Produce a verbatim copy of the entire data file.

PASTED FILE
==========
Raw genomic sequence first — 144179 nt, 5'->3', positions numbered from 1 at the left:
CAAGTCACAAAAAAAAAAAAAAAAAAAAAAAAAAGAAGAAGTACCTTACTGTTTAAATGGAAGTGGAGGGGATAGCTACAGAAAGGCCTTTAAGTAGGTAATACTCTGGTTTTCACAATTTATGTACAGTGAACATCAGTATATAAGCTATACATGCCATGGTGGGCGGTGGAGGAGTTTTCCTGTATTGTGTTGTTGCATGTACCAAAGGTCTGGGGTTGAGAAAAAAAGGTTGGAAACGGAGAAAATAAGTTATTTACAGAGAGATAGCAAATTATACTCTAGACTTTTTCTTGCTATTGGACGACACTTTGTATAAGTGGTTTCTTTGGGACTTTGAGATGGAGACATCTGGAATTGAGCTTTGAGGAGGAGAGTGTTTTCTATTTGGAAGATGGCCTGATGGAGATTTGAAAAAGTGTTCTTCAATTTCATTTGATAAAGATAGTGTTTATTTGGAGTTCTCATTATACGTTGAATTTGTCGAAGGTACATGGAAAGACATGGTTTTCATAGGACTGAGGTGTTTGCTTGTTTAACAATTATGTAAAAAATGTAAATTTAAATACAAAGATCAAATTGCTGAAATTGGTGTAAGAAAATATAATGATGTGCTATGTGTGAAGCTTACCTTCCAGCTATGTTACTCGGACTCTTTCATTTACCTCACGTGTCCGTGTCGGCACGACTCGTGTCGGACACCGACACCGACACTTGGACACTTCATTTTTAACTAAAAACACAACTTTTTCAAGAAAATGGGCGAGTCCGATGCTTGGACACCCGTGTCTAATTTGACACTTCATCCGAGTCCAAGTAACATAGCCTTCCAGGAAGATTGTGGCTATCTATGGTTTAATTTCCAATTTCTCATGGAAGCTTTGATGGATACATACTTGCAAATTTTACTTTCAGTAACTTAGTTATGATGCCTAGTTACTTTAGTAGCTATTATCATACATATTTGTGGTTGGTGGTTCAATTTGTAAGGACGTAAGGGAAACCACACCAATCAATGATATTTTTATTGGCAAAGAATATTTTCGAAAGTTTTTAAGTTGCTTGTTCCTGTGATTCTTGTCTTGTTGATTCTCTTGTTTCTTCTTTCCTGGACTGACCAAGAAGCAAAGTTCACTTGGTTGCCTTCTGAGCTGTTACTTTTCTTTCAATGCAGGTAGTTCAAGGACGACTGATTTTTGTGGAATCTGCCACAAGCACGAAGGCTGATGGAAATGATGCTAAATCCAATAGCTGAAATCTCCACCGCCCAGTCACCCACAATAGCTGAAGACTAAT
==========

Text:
Raw genomic sequence first — 144179 nt, 5'->3', positions numbered from 1 at the left:
CAAGTCACAAAAAAAAAAAAAAAAAAAAAAAAAAGAAGAAGTACCTTACTGTTTAAATGGAAGTGGAGGGGATAGCTACAGAAAGGCCTTTAAGTAGGTAATACTCTGGTTTTCACAATTTATGTACAGTGAACATCAGTATATAAGCTATACATGCCATGGTGGGCGGTGGAGGAGTTTTCCTGTATTGTGTTGTTGCATGTACCAAAGGTCTGGGGTTGAGAAAAAAAGGTTGGAAACGGAGAAAATAAGTTATTTACAGAGAGATAGCAAATTATACTCTAGACTTTTTCTTGCTATTGGACGACACTTTGTATAAGTGGTTTCTTTGGGACTTTGAGATGGAGACATCTGGAATTGAGCTTTGAGGAGGAGAGTGTTTTCTATTTGGAAGATGGCCTGATGGAGATTTGAAAAAGTGTTCTTCAATTTCATTTGATAAAGATAGTGTTTATTTGGAGTTCTCATTATACGTTGAATTTGTCGAAGGTACATGGAAAGACATGGTTTTCATAGGACTGAGGTGTTTGCTTGTTTAACAATTATGTAAAAAATGTAAATTTAAATACAAAGATCAAATTGCTGAAATTGGTGTAAGAAAATATAATGATGTGCTATGTGTGAAGCTTACCTTCCAGCTATGTTACTCGGACTCTTTCATTTACCTCACGTGTCCGTGTCGGCACGACTCGTGTCGGACACCGACACCGACACTTGGACACTTCATTTTTAACTAAAAACACAACTTTTTCAAGAAAATGGGCGAGTCCGATGCTTGGACACCCGTGTCTAATTTGACACTTCATCCGAGTCCAAGTAACATAGCCTTCCAGGAAGATTGTGGCTATCTATGGTTTAATTTCCAATTTCTCATGGAAGCTTTGATGGATACATACTTGCAAATTTTACTTTCAGTAACTTAGTTATGATGCCTAGTTACTTTAGTAGCTATTATCATACATATTTGTGGTTGGTGGTTCAATTTGTAAGGACGTAAGGGAAACCACACCAATCAATGATATTTTTATTGGCAAAGAATATTTTCGAAAGTTTTTAAGTTGCTTGTTCCTGTGATTCTTGTCTTGTTGATTCTCTTGTTTCTTCTTTCCTGGACTGACCAAGAAGCAAAGTTCACTTGGTTGCCTTCTGAGCTGTTACTTTTCTTTCAATGCAGGTAGTTCAAGGACGACTGATTTTTGTGGAATCTGCCACAAGCACGAAGGCTGATGGAAATGATGCTAAATCCAATAGCTGAAATCTCCACCGCCCAGTCACCCACAATAGCTGAAGACTAAT